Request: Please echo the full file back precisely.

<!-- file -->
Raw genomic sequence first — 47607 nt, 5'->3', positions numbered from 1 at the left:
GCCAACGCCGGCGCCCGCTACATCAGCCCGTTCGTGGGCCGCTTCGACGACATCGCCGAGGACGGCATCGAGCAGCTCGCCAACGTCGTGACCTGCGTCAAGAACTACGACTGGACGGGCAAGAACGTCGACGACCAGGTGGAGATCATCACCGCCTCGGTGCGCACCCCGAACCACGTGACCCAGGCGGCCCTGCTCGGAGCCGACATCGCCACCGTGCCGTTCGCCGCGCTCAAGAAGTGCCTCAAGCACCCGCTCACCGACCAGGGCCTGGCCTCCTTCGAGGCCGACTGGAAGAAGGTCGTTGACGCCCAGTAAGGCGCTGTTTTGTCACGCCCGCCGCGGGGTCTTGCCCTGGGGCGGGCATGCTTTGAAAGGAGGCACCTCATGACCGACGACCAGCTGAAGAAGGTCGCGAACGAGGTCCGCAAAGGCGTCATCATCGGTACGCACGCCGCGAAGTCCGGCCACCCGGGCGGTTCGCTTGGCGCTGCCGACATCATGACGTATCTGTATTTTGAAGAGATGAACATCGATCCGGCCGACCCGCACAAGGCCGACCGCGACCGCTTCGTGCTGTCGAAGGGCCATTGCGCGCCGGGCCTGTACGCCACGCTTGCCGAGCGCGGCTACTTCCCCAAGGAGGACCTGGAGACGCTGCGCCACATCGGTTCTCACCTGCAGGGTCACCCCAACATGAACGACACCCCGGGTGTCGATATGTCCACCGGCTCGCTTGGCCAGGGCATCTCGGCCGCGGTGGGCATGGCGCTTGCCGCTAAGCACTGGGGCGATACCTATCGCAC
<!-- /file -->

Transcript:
Raw genomic sequence first — 47607 nt, 5'->3', positions numbered from 1 at the left:
GCCAACGCCGGCGCCCGCTACATCAGCCCGTTCGTGGGCCGCTTCGACGACATCGCCGAGGACGGCATCGAGCAGCTCGCCAACGTCGTGACCTGCGTCAAGAACTACGACTGGACGGGCAAGAACGTCGACGACCAGGTGGAGATCATCACCGCCTCGGTGCGCACCCCGAACCACGTGACCCAGGCGGCCCTGCTCGGAGCCGACATCGCCACCGTGCCGTTCGCCGCGCTCAAGAAGTGCCTCAAGCACCCGCTCACCGACCAGGGCCTGGCCTCCTTCGAGGCCGACTGGAAGAAGGTCGTTGACGCCCAGTAAGGCGCTGTTTTGTCACGCCCGCCGCGGGGTCTTGCCCTGGGGCGGGCATGCTTTGAAAGGAGGCACCTCATGACCGACGACCAGCTGAAGAAGGTCGCGAACGAGGTCCGCAAAGGCGTCATCATCGGTACGCACGCCGCGAAGTCCGGCCACCCGGGCGGTTCGCTTGGCGCTGCCGACATCATGACGTATCTGTATTTTGAAGAGATGAACATCGATCCGGCCGACCCGCACAAGGCCGACCGCGACCGCTTCGTGCTGTCGAAGGGCCATTGCGCGCCGGGCCTGTACGCCACGCTTGCCGAGCGCGGCTACTTCCCCAAGGAGGACCTGGAGACGCTGCGCCACATCGGTTCTCACCTGCAGGGTCACCCCAACATGAACGACACCCCGGGTGTCGATATGTCCACCGGCTCGCTTGGCCAGGGCATCTCGGCCGCGGTGGGCATGGCGCTTGCCGCTAAGCACTGGGGCGATACCTATCGCAC